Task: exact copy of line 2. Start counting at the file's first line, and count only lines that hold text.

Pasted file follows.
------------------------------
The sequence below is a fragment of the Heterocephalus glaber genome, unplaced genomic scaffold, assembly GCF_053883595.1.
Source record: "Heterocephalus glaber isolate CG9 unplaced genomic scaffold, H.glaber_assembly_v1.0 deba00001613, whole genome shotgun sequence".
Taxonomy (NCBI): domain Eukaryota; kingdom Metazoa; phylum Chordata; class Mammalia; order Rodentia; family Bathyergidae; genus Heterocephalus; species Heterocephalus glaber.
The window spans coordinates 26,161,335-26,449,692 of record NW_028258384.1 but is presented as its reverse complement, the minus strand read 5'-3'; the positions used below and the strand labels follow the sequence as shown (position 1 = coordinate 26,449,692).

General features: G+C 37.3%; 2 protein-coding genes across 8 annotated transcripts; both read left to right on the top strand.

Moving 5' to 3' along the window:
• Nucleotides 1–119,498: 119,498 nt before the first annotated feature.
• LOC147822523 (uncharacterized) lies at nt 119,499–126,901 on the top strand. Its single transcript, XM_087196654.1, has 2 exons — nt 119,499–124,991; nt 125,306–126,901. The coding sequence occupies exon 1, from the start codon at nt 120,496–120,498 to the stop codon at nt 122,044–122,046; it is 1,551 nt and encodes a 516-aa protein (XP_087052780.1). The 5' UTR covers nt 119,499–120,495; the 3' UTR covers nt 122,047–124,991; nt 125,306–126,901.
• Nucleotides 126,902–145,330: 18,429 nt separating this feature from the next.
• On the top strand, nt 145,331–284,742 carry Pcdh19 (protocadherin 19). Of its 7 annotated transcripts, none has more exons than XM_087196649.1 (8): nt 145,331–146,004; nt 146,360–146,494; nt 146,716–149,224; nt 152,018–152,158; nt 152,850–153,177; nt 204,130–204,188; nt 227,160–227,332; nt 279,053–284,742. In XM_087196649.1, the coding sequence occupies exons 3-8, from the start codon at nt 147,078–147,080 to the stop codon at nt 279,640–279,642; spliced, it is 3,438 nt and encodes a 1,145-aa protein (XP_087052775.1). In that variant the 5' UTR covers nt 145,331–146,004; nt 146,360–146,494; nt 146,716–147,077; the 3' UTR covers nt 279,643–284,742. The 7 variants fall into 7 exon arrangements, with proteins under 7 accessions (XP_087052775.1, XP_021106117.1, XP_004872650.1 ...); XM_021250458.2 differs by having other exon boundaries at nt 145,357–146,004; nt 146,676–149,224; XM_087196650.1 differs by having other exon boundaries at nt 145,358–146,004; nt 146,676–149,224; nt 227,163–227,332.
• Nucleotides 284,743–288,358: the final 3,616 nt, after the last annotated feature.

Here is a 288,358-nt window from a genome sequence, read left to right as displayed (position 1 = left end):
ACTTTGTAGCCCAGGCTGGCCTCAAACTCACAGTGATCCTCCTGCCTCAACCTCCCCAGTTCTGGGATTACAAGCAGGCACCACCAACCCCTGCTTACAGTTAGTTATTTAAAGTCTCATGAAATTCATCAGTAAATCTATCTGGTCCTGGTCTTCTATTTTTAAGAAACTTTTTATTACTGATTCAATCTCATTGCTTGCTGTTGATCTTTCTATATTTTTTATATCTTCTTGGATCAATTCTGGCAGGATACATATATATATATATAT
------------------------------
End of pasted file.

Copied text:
Source record: "Heterocephalus glaber isolate CG9 unplaced genomic scaffold, H.glaber_assembly_v1.0 deba00001613, whole genome shotgun sequence".